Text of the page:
She felt Sky drop her hand and take a step forward. A breath of a voice whispered, “Daddy?” Then something seemed to break inside her, and she began to run. “Daddy!”
Watching the little girl racing across the grass, hair and dress flying out behind her, Claire felt tears building in the back of her throat. It was her turn to be frozen. She knew she should go after Sky – shield her from what might happen next – but she felt unable to move.
Sky reached the man and held up her arms, demanding an embrace. Even across the distance Claire felt the hesitation and her chest ached in pain. It seemed to free her from immobility and she ran for Sky as if the girl was teetering at a cliff edge. She reached them just as the man dropped down and gave his daughter a quick hug. He looked up at Claire’s flustered arrival and some of the tension left his face.
“It’s you. Couldn’t tell from a distance. Thought it couldn’t be Ruth. She wouldn’t be this far from home.”
Claire looked round, expecting to see the ballet teacher lurking nearby. It seemed unlikely that a man would come by himself to such a place. Wherever she is, let her stay there. Another thought lurched unwelcome in Claire’s mind. Oh god, I offered Sky ballet lessons and talked all about ballet when we were in Cambridge. Stupid, inconsiderate, idiot. No wonder Ruth doesn’t want her to have ballet lessons, when her father ran off with her ballet teacher.
Shaking away the thought as something she couldn’t fix now, Claire reached for Sky. Her father dropped his arms and stood up, his face showing relief.
“How come you’ve got the girl then?”
Claire tried to read the man’s expression. “Sky is staying with me for the Easter holidays.” She stopped, holding back the words Because her mother has a brain tumour and is having chemotherapy.
An awkward silence spread between them like mist. Sky stood gazing in adoration at her father, and Claire wondered when she had last heard from or seen him. As if in answer, Sky spoke in a trembling voice. “I miss you, Daddy. Why don’t you ever call?”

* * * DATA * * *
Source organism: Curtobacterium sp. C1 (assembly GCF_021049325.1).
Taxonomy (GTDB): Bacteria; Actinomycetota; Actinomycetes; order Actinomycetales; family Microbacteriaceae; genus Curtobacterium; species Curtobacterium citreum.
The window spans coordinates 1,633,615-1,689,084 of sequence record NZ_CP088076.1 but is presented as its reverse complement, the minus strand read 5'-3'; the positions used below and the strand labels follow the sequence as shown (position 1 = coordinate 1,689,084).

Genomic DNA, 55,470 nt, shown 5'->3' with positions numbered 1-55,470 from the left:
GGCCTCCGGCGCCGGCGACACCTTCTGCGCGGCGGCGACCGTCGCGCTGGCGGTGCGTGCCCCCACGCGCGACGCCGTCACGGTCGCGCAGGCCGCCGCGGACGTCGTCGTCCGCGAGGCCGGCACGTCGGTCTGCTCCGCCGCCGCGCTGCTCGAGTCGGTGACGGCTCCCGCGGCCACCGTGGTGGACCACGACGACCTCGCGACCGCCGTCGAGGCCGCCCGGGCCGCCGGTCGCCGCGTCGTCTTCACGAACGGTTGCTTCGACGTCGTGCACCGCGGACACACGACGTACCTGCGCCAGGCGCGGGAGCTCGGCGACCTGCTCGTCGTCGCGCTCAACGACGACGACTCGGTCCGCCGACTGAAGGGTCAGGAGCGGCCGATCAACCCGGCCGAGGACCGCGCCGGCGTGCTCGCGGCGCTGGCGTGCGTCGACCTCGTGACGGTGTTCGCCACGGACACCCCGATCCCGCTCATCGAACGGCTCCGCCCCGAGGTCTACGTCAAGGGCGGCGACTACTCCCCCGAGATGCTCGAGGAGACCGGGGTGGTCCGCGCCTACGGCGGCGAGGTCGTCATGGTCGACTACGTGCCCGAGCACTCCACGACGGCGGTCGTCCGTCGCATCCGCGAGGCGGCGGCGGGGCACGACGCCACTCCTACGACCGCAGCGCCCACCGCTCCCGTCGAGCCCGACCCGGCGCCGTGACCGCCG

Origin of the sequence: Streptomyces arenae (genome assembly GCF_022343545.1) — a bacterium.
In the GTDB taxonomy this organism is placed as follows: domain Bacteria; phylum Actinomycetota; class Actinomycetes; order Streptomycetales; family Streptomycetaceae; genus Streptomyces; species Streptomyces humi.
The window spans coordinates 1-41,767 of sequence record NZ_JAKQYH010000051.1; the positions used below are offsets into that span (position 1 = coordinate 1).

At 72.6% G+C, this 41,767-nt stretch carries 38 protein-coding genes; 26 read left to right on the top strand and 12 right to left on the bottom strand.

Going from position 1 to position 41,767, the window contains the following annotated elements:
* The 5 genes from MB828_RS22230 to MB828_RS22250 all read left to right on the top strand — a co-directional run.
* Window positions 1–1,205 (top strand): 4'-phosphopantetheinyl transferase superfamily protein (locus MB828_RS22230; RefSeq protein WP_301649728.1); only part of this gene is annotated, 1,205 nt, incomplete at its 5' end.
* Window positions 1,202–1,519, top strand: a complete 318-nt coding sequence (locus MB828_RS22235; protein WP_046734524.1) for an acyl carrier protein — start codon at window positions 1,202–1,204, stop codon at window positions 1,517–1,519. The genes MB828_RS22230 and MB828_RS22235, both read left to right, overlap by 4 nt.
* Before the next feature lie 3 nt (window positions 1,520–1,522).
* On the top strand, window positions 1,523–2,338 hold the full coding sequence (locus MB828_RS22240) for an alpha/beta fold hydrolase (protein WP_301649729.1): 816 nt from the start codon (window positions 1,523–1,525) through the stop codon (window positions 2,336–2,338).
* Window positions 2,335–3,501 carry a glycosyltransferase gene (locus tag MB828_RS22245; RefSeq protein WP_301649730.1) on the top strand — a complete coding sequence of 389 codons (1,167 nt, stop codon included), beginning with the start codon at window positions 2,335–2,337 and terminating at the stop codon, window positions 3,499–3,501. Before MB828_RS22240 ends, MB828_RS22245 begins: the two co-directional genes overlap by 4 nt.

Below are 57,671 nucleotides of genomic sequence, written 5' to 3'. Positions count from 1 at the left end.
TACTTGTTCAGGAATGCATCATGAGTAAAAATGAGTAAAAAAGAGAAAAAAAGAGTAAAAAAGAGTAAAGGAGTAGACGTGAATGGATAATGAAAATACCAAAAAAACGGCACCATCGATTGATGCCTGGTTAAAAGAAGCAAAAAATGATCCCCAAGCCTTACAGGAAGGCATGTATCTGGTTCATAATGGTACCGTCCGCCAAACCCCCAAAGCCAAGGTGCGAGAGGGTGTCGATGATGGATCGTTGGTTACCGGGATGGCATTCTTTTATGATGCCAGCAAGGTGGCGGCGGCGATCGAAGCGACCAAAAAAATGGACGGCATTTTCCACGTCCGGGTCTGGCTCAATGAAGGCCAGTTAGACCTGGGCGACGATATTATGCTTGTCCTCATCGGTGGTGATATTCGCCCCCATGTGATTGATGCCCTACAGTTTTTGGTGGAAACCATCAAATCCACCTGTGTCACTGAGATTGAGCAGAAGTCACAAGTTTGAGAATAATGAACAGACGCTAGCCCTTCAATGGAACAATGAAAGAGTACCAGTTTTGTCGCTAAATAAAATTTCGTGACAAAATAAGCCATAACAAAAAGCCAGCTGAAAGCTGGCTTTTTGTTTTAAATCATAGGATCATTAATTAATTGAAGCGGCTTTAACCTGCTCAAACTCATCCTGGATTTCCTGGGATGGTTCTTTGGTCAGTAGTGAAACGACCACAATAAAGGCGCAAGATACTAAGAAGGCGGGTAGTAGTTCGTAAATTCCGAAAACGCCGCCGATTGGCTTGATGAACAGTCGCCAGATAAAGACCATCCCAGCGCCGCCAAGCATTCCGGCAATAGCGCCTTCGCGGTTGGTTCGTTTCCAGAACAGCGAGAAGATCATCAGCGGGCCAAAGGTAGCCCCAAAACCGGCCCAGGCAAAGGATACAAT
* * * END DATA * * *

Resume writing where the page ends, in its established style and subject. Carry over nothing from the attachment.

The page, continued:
The man – Claire couldn’t even think his name without fury – looked down at his shoes and didn’t answer. Claire could see two red spots burning in his cheeks. He glanced around and behind him, as if searching for someone. His face softened, becoming younger, more gentle. Reaching down, he patted Sky gently on the head.
“I have to go, poppet. Sorry.” He said nothing more, and strode away without looking back.
Claire felt an icy pain spreading through her chest as she watched him leave. Chris. That’s his name. Stupid, fucking wanker, more like. It felt hard to breathe. Watching the departing figure reminded Claire of being dropped at school after the holidays, standing silent while her parents returned to their car. They had never looked back either.
A loud sob brought Claire back to the present. Realising she had forgotten her niece in her own reaction; Claire dropped to her knees in the mud and gathered Sky into her lap. Like a dam breaking, the little girl crumbled and dissolved into a wave of tears. These weren’t the childish screams and dry sobs of a tantrum. With shaking shoulders and loud gasping gulps, Sky cried as if the world had ended.
For her, I guess it has. Claire turned to stare in the direction Sky’s father had gone and saw him lean in to kiss a woman pushing a pram. He linked his arm through hers and bent to say something to the child deep in the buggy. Despite the busy farm bustling around them, the connection was close and private. Claire felt like an intruder.
Oh Sky, I’m glad you didn’t see that. What could make a man leave his child? I guess too many men run off and leave the woman literally holding the baby. But to start a new family, and not stay in touch with your own daughter: What kind of monster does that? Claire’s brain searched for the worst word she could think of, so bad she couldn’t even say it in her mind. That’s what he is and Sky’s better off without him.